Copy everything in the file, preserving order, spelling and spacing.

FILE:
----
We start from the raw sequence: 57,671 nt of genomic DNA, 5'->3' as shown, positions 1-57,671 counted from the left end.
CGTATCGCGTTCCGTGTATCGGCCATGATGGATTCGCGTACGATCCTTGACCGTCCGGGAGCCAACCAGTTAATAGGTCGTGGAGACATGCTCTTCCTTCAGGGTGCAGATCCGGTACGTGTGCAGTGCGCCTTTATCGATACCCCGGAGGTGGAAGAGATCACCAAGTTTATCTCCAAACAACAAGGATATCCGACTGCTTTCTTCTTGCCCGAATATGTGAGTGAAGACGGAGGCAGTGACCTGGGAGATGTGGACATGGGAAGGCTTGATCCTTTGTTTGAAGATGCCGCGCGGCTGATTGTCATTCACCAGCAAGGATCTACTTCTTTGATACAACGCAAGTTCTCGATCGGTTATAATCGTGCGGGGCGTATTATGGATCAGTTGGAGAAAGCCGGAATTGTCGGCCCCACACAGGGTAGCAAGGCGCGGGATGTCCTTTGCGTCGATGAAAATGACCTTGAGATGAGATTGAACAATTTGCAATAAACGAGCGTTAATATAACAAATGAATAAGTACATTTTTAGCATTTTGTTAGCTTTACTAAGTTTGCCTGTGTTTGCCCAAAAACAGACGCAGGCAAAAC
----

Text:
We start from the raw sequence: 57,671 nt of genomic DNA, 5'->3' as shown, positions 1-57,671 counted from the left end.
CGTATCGCGTTCCGTGTATCGGCCATGATGGATTCGCGTACGATCCTTGACCGTCCGGGAGCCAACCAGTTAATAGGTCGTGGAGACATGCTCTTCCTTCAGGGTGCAGATCCGGTACGTGTGCAGTGCGCCTTTATCGATACCCCGGAGGTGGAAGAGATCACCAAGTTTATCTCCAAACAACAAGGATATCCGACTGCTTTCTTCTTGCCCGAATATGTGAGTGAAGACGGAGGCAGTGACCTGGGAGATGTGGACATGGGAAGGCTTGATCCTTTGTTTGAAGATGCCGCGCGGCTGATTGTCATTCACCAGCAAGGATCTACTTCTTTGATACAACGCAAGTTCTCGATCGGTTATAATCGTGCGGGGCGTATTATGGATCAGTTGGAGAAAGCCGGAATTGTCGGCCCCACACAGGGTAGCAAGGCGCGGGATGTCCTTTGCGTCGATGAAAATGACCTTGAGATGAGATTGAACAATTTGCAATAAACGAGCGTTAATATAACAAATGAATAAGTACATTTTTAGCATTTTGTTAGCTTTACTAAGTTTGCCTGTGTTTGCCCAAAAACAGACGCAGGCAAAAC